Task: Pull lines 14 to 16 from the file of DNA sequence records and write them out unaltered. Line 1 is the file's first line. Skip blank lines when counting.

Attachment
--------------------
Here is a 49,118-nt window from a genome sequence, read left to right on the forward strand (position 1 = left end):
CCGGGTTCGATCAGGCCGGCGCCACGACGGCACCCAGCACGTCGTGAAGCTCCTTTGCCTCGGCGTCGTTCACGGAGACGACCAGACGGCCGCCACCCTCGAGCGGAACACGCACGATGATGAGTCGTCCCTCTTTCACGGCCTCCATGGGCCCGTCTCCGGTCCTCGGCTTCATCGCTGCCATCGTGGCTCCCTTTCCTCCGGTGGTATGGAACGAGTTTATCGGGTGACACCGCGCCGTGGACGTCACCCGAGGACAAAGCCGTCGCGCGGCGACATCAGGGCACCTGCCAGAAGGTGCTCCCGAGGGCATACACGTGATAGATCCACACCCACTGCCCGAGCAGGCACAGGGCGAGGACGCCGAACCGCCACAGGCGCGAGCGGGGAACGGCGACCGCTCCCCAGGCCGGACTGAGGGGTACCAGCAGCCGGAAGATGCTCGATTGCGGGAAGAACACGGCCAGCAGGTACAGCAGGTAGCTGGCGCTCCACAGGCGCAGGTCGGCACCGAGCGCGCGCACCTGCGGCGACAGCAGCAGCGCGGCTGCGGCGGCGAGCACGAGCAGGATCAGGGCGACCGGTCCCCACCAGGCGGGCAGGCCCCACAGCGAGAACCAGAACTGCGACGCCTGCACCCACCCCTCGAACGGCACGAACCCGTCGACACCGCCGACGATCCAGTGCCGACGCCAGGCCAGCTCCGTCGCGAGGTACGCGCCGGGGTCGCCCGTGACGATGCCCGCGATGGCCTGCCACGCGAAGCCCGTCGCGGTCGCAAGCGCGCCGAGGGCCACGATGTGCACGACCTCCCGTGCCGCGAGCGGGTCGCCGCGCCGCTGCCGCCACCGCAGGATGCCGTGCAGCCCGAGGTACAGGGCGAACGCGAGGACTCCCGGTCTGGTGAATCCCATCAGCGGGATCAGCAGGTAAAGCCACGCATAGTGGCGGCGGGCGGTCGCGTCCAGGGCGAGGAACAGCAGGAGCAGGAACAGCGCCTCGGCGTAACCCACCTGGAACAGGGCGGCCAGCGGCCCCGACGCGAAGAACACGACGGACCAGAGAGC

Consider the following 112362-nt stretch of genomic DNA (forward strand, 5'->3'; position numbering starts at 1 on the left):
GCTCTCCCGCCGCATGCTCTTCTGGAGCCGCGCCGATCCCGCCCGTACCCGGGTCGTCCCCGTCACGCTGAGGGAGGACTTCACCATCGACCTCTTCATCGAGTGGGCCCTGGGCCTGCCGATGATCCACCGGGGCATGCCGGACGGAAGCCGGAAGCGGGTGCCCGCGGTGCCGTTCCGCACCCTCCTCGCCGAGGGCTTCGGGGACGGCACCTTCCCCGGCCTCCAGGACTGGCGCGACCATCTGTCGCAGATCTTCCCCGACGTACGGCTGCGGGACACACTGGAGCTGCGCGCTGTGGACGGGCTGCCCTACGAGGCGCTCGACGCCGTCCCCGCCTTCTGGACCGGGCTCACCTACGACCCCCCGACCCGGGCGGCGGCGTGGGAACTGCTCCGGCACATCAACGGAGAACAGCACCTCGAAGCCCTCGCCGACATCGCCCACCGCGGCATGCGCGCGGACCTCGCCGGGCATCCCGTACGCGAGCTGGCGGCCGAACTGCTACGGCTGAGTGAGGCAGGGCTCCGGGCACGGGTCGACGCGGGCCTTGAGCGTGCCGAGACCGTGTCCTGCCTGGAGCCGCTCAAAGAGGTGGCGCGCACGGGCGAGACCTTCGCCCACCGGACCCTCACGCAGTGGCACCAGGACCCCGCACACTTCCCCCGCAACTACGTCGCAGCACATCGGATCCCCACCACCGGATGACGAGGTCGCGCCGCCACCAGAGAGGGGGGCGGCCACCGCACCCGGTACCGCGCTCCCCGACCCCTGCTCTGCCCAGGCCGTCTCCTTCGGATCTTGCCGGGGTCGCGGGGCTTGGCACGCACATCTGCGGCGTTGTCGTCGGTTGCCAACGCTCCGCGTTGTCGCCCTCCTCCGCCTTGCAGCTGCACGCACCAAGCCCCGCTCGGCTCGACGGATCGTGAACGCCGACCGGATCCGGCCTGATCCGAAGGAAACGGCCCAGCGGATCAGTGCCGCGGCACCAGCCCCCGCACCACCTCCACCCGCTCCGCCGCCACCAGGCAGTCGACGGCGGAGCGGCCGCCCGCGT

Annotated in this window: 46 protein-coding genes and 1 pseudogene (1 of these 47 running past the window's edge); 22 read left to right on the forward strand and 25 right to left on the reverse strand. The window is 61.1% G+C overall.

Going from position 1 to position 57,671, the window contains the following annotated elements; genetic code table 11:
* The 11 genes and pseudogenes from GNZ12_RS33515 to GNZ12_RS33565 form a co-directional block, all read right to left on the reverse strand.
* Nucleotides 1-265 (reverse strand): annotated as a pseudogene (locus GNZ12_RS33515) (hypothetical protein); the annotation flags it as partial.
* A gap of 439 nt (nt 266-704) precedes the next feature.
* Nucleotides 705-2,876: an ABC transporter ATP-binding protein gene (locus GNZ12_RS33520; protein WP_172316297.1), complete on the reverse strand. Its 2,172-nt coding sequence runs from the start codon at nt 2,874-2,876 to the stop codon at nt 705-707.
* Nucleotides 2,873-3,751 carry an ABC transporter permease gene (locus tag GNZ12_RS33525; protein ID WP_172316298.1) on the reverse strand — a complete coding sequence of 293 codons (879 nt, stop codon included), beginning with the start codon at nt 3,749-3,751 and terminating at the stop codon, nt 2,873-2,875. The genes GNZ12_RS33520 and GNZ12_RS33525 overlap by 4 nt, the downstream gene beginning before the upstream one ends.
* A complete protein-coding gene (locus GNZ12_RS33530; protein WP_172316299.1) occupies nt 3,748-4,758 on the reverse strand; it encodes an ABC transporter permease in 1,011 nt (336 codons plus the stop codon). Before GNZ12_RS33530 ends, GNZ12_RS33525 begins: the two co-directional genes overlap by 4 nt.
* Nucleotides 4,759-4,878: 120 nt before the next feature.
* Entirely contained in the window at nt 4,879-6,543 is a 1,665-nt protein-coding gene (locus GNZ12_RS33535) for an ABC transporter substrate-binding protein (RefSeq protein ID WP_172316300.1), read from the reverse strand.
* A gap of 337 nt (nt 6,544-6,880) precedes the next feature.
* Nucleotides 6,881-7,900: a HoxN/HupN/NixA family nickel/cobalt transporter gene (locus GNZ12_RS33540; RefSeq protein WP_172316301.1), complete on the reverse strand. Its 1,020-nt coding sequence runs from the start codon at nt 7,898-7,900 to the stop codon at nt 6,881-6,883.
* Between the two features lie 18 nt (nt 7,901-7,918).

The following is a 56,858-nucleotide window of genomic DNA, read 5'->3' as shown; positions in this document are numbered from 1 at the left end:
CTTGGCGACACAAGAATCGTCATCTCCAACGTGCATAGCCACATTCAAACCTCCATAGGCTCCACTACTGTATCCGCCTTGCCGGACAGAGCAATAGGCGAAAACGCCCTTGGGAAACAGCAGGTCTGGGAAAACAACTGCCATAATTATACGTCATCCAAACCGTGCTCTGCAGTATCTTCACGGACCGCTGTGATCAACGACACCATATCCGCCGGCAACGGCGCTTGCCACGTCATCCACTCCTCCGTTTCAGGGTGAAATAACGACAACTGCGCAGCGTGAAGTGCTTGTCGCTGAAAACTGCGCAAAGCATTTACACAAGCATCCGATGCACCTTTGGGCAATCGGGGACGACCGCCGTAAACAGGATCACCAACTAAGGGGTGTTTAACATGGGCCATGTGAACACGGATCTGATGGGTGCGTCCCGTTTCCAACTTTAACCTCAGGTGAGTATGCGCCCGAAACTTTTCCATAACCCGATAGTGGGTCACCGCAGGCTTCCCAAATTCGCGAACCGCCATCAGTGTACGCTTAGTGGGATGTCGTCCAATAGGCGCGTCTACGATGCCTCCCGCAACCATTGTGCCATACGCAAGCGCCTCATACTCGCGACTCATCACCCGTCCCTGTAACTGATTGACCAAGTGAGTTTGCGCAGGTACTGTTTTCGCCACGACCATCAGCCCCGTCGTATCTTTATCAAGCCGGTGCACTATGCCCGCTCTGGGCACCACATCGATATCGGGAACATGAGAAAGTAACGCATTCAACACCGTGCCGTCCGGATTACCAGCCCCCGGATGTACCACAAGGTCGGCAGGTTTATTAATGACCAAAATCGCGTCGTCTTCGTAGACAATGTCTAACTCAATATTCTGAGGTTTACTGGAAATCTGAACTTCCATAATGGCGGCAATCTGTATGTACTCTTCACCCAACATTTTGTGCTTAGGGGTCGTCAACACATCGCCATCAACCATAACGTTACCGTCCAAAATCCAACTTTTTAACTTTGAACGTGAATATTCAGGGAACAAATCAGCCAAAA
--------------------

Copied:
* Entirely contained in the window at nt 4,879-6,543 is a 1,665-nt protein-coding gene (locus GNZ12_RS33535) for an ABC transporter substrate-binding protein (RefSeq protein ID WP_172316300.1), read from the reverse strand.
* A gap of 337 nt (nt 6,544-6,880) precedes the next feature.
* Nucleotides 6,881-7,900: a HoxN/HupN/NixA family nickel/cobalt transporter gene (locus GNZ12_RS33540; RefSeq protein WP_172316301.1), complete on the reverse strand. Its 1,020-nt coding sequence runs from the start codon at nt 7,898-7,900 to the stop codon at nt 6,881-6,883.